Power’s Glaring Omission: Yemen
Shireen Al-Adeimi comments on the glaring omission of Yemen from Samantha Power’s memoir:
The most striking thing about Power’s memoir is her complete omission of her role in what became the world’s worst humanitarian crisis: the ongoing U.S. intervention in Yemen.
No doubt Power said nothing about Yemen in her memoir because there was nothing she could have said that would not make her seem to be the worst kind of hypocrite and enabler of terrible crimes. Other former Obama administration officials, such as Obama’s speechwriter and Deputy National Security Advisor Ben Rhodes, have written books that also leave out Yemen entirely or enough as to make no difference. It is the most shameful episode in Obama’s presidency, and so it is perhaps natural that former officials that were in a position to do something about it pass over it in silence. There is no way for former Obama officials to reckon with U.S. support for the war on Yemen without acknowledging that the president made a disastrous error and that they all failed to challenge the policy for almost two years. If they were to say something about it now, they would have to admit to having supporting the policy at the beginning. Samuel Oakford reported on Power’s support for the war back in 2016:
As Saudi behavior grew more careless publicly, both on the ground in Yemen in the halls of the U.N., the silence from Washington, and at the U.S. mission to the U.N. in New York, continued. Ambassador Power even found herself defending an intervention in Yemen that has killed thousands of civilians, coincided with the spread of Al Qaeda, and undercut her own passionate work to draw attention to the crimes of the Assad regime in Syria.
Al-Adeimi points out that Power was not simply along for the ride. She supported the Saudi coalition’s war and in her role as our ambassador at the U.N., she was involved in helping to provide cover for the Saudi coalition governments’ crimes:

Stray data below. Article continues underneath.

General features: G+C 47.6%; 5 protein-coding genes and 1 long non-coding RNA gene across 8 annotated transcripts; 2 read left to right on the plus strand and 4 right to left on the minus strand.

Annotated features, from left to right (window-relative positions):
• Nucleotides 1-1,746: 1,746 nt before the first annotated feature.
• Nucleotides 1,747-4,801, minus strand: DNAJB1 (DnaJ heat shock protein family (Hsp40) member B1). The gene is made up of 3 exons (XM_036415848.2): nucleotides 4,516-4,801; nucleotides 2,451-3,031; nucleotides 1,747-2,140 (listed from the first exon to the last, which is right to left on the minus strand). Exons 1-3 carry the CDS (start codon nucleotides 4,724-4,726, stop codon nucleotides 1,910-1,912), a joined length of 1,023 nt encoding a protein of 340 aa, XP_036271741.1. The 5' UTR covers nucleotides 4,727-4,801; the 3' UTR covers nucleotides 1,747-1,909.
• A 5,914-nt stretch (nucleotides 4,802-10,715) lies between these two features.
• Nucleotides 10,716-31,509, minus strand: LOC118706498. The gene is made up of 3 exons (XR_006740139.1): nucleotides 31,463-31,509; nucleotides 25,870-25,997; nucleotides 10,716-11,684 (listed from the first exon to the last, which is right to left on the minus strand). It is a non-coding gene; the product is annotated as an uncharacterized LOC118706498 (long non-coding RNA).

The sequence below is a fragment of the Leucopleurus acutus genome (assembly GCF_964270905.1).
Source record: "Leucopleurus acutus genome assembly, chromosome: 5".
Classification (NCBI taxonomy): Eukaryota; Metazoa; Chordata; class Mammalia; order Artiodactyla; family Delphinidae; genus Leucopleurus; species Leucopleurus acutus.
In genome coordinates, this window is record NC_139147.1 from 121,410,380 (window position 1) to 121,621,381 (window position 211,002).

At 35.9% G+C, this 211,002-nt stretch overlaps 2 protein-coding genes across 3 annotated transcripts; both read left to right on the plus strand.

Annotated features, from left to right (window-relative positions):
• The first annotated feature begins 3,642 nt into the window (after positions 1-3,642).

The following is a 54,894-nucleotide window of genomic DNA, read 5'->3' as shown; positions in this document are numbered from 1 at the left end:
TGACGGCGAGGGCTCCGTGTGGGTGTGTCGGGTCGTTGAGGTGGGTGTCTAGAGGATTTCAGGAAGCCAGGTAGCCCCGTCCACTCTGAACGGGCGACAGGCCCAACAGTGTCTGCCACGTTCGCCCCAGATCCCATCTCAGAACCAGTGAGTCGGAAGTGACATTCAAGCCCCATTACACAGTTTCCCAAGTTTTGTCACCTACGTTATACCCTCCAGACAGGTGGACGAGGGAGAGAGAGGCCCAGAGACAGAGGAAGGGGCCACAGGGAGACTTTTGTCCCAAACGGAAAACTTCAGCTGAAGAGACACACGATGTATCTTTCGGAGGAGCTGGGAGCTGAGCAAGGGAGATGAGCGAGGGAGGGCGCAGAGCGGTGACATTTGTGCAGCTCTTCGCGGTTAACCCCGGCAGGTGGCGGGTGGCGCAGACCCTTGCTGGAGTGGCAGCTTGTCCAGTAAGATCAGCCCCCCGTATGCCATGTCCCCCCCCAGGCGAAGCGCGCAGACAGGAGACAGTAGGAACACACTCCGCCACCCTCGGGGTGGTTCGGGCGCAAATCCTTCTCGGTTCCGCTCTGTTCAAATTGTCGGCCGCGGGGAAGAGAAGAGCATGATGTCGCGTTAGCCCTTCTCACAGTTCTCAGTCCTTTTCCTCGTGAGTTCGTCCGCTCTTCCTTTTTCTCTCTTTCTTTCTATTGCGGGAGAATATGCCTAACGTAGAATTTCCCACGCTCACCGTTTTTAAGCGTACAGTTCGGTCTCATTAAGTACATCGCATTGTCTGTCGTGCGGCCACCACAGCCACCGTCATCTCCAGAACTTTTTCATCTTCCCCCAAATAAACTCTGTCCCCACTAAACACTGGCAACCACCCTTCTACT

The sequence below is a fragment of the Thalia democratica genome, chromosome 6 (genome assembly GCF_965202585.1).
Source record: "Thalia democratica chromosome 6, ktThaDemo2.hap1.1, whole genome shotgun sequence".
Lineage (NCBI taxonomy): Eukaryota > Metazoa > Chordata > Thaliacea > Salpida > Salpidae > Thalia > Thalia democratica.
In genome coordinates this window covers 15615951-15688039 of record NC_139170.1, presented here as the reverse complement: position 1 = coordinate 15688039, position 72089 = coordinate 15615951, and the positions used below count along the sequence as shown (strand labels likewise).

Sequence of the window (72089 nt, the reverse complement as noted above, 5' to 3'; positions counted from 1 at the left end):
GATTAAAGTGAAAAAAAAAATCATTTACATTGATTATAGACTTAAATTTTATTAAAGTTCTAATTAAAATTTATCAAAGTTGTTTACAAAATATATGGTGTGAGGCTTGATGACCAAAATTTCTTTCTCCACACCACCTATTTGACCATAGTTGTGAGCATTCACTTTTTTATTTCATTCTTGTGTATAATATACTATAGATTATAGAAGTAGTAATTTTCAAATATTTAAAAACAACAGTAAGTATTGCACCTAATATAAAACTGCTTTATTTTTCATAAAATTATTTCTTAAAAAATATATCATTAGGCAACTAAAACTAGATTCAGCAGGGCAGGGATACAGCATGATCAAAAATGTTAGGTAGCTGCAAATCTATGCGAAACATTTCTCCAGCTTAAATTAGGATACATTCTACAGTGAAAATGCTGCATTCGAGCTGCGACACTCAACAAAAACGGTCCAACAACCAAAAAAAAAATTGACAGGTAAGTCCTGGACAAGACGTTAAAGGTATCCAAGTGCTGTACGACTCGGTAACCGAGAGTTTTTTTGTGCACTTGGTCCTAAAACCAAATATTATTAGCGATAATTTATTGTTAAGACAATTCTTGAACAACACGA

Yemen is mentioned twice in her book, with neither reference having anything to do with the war in Yemen. Such a glaring omission can only be seen as a lack of reckoning and accountability for her actions as a representative of the United States at the UN at the onset of the war in Yemen. During her critical role at the UN, the Obama administration supported the Saudi and UAE coalition militarily through targeting assistance, intelligence, midair refueling, arms sales and training. Furthermore, Power helped provide cover for the Saudis and the Emiratis at the United Nations, allowing them to investigate their own crimes, and enabling them to carry out atrocities against civilians with impunity.
Power’s defense of the intervention was all the more outrageous when she was aware of the disastrous effects on the population that the bombing campaign was having. Like the rest of the administration, Power knew that the Saudi coalition’s military campaign couldn’t succeed, but they all continued to support it anyway. It was only later after the next administration took over and continued the indefensible policy that they started that Power and other former Obama officials discovered their voices to criticize the war and our government’s support for it.